Kurt, this is another example of our historical and natural heritage being short changed by are present administration that has it's priorities backwards (as usual). Scrounging around for private funding for the national parks is a horrendous effort by the most dedicated who care. We can do better and even much better once Bush & Chaney leave leaving the damn disastrous and reckless war in Iraq. May it come soon!

  • Groups Sue Cape Hatteras National Seashore Over ORV Traffic   6 years 35 weeks ago

    Exactly how many times have you been to the Cape Hatteras National Seashore? As a Dare County native, I find it amusing that people who do not live here or visit our beaches very seldom are so quick to judge. We have had many miles of our beaches closed and protected for nesting purposes annually over the past 10 years. People who are born and raised here have an extraordinary sense of environmental issues and how everything we do has some type of effect. The number of birds that are actually nesting here are very few (high teens – low twenties is high estimate). They are more than adequately protected by a professional competent national parks staff. As for the sea turtles, we have one of the best programs to protect them and their nesting sites on the east coast. Most of the people who drive on our beaches are respectful of our environment. The NCDOT has posted signs at every beach access ramp. These signs describe beach driving etiquette. Does everyone always take the time to read them or follow the rules? No. The national park service responds quickly to complaints. These complaints result in written citations to those who are in violation.

    How many of you use chemically engineered fertilizer for your lawn? We get your run off. Your run off lowers the amount of oxygen in our waters killing many species of fish in our estuaries. Many people here are commercial fisherman who rely on these species of fish and their governmentally regulated stocks to make a living. Do you enjoy eating seafood? People living inland in North Carolina have a direct effect on our fish stocks and other environmental issues here in Dare County. The county with the highest cancer rates in the entire state of North Carolina. We don’t tell you how to run your business, farm, or what ever it is you do, so do not tell the residents of Dare County what we should and should not do.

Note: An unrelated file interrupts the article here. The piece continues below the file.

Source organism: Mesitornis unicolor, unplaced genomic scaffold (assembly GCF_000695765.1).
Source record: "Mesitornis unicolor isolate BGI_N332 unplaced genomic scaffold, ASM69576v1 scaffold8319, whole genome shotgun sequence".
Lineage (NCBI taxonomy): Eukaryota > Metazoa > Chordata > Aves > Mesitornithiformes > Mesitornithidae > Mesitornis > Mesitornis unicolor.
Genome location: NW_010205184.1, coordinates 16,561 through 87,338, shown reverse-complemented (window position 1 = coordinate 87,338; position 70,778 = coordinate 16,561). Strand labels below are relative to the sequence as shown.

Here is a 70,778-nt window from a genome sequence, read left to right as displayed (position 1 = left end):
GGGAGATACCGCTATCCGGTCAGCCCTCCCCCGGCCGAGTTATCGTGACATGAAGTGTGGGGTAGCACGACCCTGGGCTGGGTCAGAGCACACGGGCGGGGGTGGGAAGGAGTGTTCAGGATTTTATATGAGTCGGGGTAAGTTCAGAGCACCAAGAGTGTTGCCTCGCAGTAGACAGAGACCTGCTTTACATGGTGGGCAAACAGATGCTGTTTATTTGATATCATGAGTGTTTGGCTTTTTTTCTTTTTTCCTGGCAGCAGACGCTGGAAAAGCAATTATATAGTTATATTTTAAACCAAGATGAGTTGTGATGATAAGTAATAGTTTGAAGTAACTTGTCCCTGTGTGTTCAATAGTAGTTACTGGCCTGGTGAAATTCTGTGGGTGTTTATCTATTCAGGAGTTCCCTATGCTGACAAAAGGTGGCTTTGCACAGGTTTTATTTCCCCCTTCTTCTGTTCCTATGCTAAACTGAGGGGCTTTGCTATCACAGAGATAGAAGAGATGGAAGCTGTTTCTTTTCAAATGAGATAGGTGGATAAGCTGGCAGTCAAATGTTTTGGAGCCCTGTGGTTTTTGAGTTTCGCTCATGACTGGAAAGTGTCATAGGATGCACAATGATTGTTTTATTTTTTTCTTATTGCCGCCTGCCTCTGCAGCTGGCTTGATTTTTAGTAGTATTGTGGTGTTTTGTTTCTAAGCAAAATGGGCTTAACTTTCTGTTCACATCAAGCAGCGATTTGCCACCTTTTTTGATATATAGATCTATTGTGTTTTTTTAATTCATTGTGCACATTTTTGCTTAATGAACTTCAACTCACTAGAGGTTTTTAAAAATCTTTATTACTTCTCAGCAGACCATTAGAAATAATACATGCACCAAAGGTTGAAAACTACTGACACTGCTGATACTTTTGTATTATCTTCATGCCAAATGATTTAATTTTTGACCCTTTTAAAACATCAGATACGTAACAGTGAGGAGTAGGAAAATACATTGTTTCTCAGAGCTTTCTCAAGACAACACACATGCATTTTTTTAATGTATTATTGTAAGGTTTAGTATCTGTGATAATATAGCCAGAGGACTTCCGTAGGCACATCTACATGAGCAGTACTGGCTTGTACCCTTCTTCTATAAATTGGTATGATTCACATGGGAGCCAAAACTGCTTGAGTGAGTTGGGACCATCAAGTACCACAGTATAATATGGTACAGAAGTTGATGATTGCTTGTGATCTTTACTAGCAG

• Bear #399, And Other Grizzlies, Are On the Prowl In Grand Teton National Park   6 years 35 weeks ago

    I just love this photo...just lumbering along after a deep sleep. Bring out the ankle bells and spray! Yellowstone slowly awakes! Let's just hope that old bear number 399 and her cubs survive another rambunctious tourist season. Bear canisters...please!

  • Who Visits Alaska's National Parks?   6 years 35 weeks ago

    I've made 2 trips to AK so far and will be going again this year. My first trip was a multi-sport/touring trip that covered from Anchorage to Seward, Lake Clark NP, Whittier, Mat-Su Valley, Denali, and various points in between. Last year I did a raft/hike trip in the Arctic Refuge (Kongakut River); going again this year for same (Hulahula River - Brooks range to Coastal Plain). I love AK and have plans for several more trips , hopefully of at least a month duration.

  • Gettysburg National Military Park: Of Cycloramas, Museums and Visitor Centers   6 years 35 weeks ago

    In theory, that's what the Centennial Challenge is all about...We should get an idea of how successful that is in the not-too-distant future when Interior/NPS announces the first round of funded projects. The concern, of course, is that while there are numerous needs across the park system, how many donors will want to underwrite a sewer system or a restroom?

  • Gettysburg National Military Park: Of Cycloramas, Museums and Visitor Centers   6 years 35 weeks ago